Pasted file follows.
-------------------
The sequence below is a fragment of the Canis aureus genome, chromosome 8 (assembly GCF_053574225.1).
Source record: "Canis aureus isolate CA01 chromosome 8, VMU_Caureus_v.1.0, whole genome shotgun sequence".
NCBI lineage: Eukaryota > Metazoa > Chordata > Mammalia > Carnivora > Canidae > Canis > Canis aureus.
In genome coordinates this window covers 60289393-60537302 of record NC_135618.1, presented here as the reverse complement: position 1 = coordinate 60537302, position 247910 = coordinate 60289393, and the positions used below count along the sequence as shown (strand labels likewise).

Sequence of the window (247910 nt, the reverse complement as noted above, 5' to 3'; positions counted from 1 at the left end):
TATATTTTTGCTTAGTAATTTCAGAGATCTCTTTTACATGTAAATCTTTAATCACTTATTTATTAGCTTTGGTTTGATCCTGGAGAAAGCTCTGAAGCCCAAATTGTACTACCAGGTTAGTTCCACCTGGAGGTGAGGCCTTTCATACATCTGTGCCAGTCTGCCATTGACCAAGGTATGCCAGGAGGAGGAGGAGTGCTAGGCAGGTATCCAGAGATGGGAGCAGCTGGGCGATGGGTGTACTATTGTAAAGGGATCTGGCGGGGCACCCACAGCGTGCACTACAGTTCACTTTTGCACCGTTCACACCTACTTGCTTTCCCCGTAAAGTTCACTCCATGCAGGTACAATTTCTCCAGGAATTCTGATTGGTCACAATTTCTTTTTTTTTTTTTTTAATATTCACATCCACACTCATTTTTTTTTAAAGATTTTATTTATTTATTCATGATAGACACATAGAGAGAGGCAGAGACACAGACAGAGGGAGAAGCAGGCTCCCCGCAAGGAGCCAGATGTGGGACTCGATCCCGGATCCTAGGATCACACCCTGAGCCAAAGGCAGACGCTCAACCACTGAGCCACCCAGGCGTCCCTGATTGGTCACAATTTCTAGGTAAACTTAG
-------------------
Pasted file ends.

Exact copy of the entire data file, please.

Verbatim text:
The sequence below is a fragment of the Canis aureus genome, chromosome 8 (assembly GCF_053574225.1).
Source record: "Canis aureus isolate CA01 chromosome 8, VMU_Caureus_v.1.0, whole genome shotgun sequence".
NCBI lineage: Eukaryota > Metazoa > Chordata > Mammalia > Carnivora > Canidae > Canis > Canis aureus.
In genome coordinates this window covers 60289393-60537302 of record NC_135618.1, presented here as the reverse complement: position 1 = coordinate 60537302, position 247910 = coordinate 60289393, and the positions used below count along the sequence as shown (strand labels likewise).

Sequence of the window (247910 nt, the reverse complement as noted above, 5' to 3'; positions counted from 1 at the left end):
TATATTTTTGCTTAGTAATTTCAGAGATCTCTTTTACATGTAAATCTTTAATCACTTATTTATTAGCTTTGGTTTGATCCTGGAGAAAGCTCTGAAGCCCAAATTGTACTACCAGGTTAGTTCCACCTGGAGGTGAGGCCTTTCATACATCTGTGCCAGTCTGCCATTGACCAAGGTATGCCAGGAGGAGGAGGAGTGCTAGGCAGGTATCCAGAGATGGGAGCAGCTGGGCGATGGGTGTACTATTGTAAAGGGATCTGGCGGGGCACCCACAGCGTGCACTACAGTTCACTTTTGCACCGTTCACACCTACTTGCTTTCCCCGTAAAGTTCACTCCATGCAGGTACAATTTCTCCAGGAATTCTGATTGGTCACAATTTCTTTTTTTTTTTTTTTAATATTCACATCCACACTCATTTTTTTTTAAAGATTTTATTTATTTATTCATGATAGACACATAGAGAGAGGCAGAGACACAGACAGAGGGAGAAGCAGGCTCCCCGCAAGGAGCCAGATGTGGGACTCGATCCCGGATCCTAGGATCACACCCTGAGCCAAAGGCAGACGCTCAACCACTGAGCCACCCAGGCGTCCCTGATTGGTCACAATTTCTAGGTAAACTTAG